Colorado               Motor vehicle       TCPU++          Ag/For/Fish    Crafts            Farm/For/Fish
Connecticut            Motor vehicle       Manufacturing   Ag/For/Fish    Crafts            Transport
Delaware               Motor vehicle       Manufacturing   Ag/For/Fish    Crafts            Farm/For/Fish
District of Columbia   Homicide            Retail trade    Construction   Services          Laborers
Florida                Motor vehicle       Construction    Ag/For/Fish    Crafts            Transport
Georgia                Motor vehicle       Construction    Ag/For/Fish    Crafts            Transport
Hawaii                 Motor vehicle       Construction    Ag/For/Fish    Crafts            Transport
Idaho                  Motor vehicle       Ag/For/Fish     Ag/For/Fish    Farm/For/Fish     Transport
Illinois               Motor vehicle       Construction    Ag/For/Fish    Crafts            Farm/For/Fish
Indiana                Motor vehicle       TCPU            Ag/For/Fish    Transport         Farm/For/Fish
Iowa                   Machine             Ag/For/Fish     Ag/For/Fish    Farm/For/Fish     Farm/For/Fish
Kansas                 Motor vehicle       Ag/For/Fish     Mining         Farm/For/Fish     Transport
Kentucky               Motor vehicle       Ag/For/Fish     Mining         Crafts            Farm/For/Fish
Louisiana              Motor vehicle       TCPU            Mining         Crafts            Transport
Maine                  Motor vehicle       Manufacturing   Ag/For/Fish    Farm/For/Fish     Farm/For/Fish
Maryland               Motor vehicle       TCPU            Mining         Crafts            Farm/For/Fish
Massachusetts          Falls               Construction    Ag/For/Fish    Crafts            Farm/For/Fish
Michigan               Homicide            Manufacturing   Ag/For/Fish    Crafts            Farm/For/Fish
Minnesota              Motor vehicle       Ag/For/Fish     Mining         Farm/For/Fish     Farm/For/Fish
Mississippi            Motor vehicle       Manufacturing   TCPU           Transport         Farm/For/Fish
Missouri               Motor vehicle       Ag/For/Fish     Mining         Transport         Farm/For/Fish
Montana                Machine             TCPU            Mining         Farm/For/Fish     Transport
Nebraska               Motor vehicle       Ag/For/Fish     Mining         Farm/For/Fish     Farm/For/Fish
Nevada                 Motor vehicle       Construction    Mining         Crafts            Transport
New Hampshire          Motor vehicle       Construction    Construction   Crafts            Farm/For/Fish
New Jersey             Motor vehicle       Construction    Ag/For/Fish    Crafts            Farm/For/Fish
New Mexico             Motor vehicle       Construction    Mining         Transport         Transport
New York               Homicide            Retail trade    Mining         Transport         Laborers
North Carolina         Motor vehicle       Manufacturing   Ag/For/Fish    Crafts            Farm/For/Fish
North Dakota           Machine             Ag/For/Fish     Mining         Farm/For/Fish     Transport
Ohio                   Motor vehicle       Manufacturing   Mining         Crafts            Farm/For/Fish
Oklahoma               Motor vehicle       Construction    Mining         Crafts            Transport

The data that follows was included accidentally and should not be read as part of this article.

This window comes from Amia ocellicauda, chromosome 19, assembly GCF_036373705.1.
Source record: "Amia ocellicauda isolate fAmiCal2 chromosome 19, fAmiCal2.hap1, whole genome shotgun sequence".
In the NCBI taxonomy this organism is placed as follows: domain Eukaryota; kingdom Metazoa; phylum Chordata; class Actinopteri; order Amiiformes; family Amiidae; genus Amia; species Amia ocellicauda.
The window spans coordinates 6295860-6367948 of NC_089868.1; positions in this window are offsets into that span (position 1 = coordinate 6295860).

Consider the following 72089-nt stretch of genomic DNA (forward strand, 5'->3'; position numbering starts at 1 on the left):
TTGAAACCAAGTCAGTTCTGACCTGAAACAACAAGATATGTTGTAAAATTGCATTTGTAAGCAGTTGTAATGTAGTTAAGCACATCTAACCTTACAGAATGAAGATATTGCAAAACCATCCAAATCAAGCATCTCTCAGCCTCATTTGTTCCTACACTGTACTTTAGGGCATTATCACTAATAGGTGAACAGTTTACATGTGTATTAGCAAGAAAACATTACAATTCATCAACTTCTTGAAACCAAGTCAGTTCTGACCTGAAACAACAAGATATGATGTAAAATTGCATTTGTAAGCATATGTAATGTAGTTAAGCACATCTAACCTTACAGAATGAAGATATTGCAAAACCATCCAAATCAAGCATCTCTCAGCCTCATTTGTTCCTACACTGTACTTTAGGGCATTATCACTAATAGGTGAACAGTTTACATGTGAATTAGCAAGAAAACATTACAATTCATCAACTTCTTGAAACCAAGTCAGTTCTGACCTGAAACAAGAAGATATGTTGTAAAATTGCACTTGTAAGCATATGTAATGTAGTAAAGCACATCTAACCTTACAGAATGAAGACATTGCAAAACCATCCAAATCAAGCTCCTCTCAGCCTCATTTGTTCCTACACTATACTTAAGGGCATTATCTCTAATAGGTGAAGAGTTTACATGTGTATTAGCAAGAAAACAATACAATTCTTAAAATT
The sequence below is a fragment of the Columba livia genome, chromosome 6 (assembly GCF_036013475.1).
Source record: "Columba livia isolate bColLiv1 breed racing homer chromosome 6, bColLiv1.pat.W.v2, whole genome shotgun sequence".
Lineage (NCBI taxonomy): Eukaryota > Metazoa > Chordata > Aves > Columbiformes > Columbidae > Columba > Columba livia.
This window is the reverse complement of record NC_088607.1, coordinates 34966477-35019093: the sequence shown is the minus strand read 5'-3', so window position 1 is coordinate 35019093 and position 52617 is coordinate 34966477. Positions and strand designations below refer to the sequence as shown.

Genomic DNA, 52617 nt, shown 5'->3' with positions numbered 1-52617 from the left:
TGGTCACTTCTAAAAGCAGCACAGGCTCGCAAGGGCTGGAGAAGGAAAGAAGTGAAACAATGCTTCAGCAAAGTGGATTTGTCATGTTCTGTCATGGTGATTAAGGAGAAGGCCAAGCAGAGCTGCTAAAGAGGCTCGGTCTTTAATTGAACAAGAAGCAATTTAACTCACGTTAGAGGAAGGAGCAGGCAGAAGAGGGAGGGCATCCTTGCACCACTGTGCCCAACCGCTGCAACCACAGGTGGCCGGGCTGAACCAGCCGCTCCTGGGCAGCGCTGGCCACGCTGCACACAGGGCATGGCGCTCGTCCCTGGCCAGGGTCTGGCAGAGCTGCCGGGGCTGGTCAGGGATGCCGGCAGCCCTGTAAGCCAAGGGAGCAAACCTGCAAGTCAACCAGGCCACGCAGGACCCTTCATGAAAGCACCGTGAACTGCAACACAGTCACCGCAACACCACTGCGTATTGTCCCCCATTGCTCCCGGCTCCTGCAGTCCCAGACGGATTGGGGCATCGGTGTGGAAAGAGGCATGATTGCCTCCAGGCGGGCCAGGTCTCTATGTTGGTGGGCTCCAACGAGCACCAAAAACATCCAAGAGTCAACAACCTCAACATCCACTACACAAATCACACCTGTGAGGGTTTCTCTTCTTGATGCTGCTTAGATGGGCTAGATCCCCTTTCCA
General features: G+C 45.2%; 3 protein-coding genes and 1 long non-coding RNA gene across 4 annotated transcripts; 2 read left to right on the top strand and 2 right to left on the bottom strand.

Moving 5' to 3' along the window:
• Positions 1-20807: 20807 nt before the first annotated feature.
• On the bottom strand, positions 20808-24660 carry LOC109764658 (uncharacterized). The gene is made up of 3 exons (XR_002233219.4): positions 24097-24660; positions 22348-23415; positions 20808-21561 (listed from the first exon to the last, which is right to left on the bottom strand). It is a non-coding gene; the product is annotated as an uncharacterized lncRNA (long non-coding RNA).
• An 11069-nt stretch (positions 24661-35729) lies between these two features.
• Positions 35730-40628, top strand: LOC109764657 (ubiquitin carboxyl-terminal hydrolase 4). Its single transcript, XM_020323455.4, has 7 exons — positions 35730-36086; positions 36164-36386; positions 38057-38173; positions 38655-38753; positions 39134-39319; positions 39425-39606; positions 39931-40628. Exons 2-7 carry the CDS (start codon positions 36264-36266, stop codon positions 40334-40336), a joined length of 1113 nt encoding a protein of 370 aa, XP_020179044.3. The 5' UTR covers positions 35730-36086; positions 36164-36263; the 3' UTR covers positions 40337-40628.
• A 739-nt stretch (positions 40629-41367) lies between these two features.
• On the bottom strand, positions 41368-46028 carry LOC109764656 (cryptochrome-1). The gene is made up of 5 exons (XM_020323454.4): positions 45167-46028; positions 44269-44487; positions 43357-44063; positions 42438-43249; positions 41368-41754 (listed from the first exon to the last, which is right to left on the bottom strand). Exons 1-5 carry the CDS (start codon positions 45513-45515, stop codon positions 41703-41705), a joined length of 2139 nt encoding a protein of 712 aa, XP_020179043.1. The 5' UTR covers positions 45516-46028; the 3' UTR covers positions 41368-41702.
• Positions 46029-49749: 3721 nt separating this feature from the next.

Oregon                 Motor vehicle       Manufacturing   Mining         Farm/For/Fish     Farm/For/Fish
Pennsylvania           Motor vehicle       Construction    Mining         Transport         Transport
Rhode Island           Falls               Construction    Ag/For/Fish    Crafts            Farm/For/Fish
South Carolina         Motor vehicle       Construction    Construction   Crafts            Farm/For/Fish
South Dakota           Motor vehicle       Ag/For/Fish     Ag/For/Fish    Farm/For/Fish     Farm/For/Fish
Tennessee              Machine             Construction    Mining         Crafts            Farm/For/Fish
Texas                  Motor vehicle       Construction    Mining         Crafts            Transport
Utah                   Motor vehicle       Construction    Mining         Crafts            Transport
Vermont                Motor vehicle       Manufacturing   TCPU           Transport         Transport
Virginia               Motor vehicle       Construction    Mining         Crafts            Farm/For/Fish
Washington             Motor vehicle       Manufacturing   Mining         Farm/For/Fish     Farm/For/Fish
West Virginia          Motor vehicle       Mining          Mining         Crafts            Farm/For/Fish
Wisconsin              Machine             Ag/For/Fish     Mining         Farm/For/Fish     Farm/For/Fish
Wyoming                Motor vehicle       Construction    Construction   Crafts            Tech/Support&&
-----------------------------------------------------------------------------------------------------------------
*  The category of motor-vehicle-related deaths includes crashes occurring on and off the roadway,
   pedestrians struck by motor vehicles, noncollision incidents (e.g., falls from buses or cars), incidents
   involving off-road motor vehicles (e.g., snowmobiles or all-terrain vehicles), and incidents involving other
   road vehicles (e.g., bicycles).
+  Precision production/Crafts/Repairers.
&  Transportation/Material movers.
@  Agriculture/Forestry/Fishing.
** Farmers/Foresters/Fishers.
++ Transportation/Communication/Public utilities.
@@ Technicians and related technical support occupations.
=================================================================================================================